Sunday, December 6, 2009

[In progress] Some takes on The Prestige (Spoiler alert)

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(One can always check out Wikipedia for more spoilers.)

Some have said that this movie packed too much into the limited time frame. But movies like these are so much more fun because one could realize new insights upon multiple viewings.

Those who think this film is like "Batman vs. Wolverine" probably are more into plot-driven movies than character-driven ones. And The Prestige is most definitely a character-driven movie.

Michael Caine's "Alfred the Butler" aura works very nicely to soften the cutthroat competition between the magicians.

Tesla, science, magic

I like the way Nikola Tesla is portrayed. I admit to partiality toward scientists and engineers... but only those with good sense and wisdom. Tesla is a curious character with quirks and a brooding contemplative tendency. Though in this movie, he's the brilliant mind with the voice of wisdom.

He builds a device that creates a double of the original in another location, be it living or not. He understands the implication of his teleportation-cloning apparatus and warns Angier not to use it, and knows that Angier would anyway. Here we have the scientist who must watch an inherently neutral machine get abused.

One can say that the scientist has a responsibility to prevent that, but honestly, some people can turn anything and everything into weapons. Harnessing the force within subatomic particles has led to radiation therapy and fission bombs. Same with dynamite, airplanes, genetic manipulation.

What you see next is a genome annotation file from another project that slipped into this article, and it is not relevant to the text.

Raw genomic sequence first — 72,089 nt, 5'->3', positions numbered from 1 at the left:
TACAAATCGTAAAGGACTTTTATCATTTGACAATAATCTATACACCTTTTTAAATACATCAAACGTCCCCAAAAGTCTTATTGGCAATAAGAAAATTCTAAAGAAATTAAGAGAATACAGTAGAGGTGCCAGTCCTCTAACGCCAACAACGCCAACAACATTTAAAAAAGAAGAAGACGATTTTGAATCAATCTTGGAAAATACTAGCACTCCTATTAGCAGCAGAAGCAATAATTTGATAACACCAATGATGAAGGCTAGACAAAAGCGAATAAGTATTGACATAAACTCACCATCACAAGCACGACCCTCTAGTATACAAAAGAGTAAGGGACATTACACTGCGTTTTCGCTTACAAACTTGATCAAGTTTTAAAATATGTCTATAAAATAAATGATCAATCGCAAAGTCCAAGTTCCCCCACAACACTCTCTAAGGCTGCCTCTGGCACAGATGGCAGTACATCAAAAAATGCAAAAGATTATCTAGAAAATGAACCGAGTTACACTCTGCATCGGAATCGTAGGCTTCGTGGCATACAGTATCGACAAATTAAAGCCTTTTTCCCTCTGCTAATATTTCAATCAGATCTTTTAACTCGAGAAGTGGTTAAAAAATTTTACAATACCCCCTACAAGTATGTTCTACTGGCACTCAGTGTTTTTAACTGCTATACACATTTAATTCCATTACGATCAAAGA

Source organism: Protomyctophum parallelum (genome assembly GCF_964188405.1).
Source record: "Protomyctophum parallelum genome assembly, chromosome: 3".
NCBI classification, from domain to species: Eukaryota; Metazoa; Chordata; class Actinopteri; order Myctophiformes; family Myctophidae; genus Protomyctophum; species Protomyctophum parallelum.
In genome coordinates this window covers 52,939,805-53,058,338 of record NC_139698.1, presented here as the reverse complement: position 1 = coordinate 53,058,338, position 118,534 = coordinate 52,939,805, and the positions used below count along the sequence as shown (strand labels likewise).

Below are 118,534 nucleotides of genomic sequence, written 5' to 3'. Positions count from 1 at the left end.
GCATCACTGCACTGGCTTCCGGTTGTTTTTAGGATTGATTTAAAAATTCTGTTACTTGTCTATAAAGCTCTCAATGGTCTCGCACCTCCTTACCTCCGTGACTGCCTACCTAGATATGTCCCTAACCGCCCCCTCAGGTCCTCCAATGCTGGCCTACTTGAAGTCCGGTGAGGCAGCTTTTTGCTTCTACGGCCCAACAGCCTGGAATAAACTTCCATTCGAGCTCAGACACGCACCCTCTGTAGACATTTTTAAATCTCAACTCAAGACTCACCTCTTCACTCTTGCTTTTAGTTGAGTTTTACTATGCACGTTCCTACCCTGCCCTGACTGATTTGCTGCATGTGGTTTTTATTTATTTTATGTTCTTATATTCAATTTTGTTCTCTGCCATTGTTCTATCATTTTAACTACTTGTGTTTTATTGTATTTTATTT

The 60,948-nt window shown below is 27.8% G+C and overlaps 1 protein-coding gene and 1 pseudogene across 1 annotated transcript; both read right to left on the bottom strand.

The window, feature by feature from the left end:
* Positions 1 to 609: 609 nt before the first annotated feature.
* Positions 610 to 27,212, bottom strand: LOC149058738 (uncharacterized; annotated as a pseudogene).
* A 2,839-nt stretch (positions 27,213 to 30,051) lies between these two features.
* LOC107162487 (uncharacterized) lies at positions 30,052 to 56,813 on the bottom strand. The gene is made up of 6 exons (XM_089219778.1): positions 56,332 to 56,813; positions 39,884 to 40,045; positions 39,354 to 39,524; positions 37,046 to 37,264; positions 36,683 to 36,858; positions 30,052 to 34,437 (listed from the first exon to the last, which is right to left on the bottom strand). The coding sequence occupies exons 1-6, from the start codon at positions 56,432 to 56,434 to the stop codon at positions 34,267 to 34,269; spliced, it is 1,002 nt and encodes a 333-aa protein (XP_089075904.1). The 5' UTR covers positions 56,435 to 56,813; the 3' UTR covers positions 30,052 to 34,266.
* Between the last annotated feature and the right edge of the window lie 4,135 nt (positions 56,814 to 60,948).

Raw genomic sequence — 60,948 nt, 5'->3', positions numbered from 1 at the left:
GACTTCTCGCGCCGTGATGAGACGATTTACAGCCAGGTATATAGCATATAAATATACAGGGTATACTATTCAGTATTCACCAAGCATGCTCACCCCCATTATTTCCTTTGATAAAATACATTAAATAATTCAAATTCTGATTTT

Science can be like magic when it's not well-understood. But even after it's well-understood, it can still be like magic. If one does not lose the ability to appreciate the aesthetics of the underlying mechanisms.


The magicians' rivalry is a positive feedback of ever-escalating obsession with perfection and maintaining the illusion of success behind their rather imperfect life. That's the ultimate magic trick. As Buddy Kane from American Beauty puts it, "In order to be successful, one must project an image of success at all times."

But what about the inside? What if it's just an emptiness? Like Borden/Fallon each living half a life and driving their loved ones to demise? Or their thirst for revenge veiled by constantly trying to one-up the other on the stage?

Random aside

Twins who're in love with two different people while pretending to be the same person... just asking for trouble :-P

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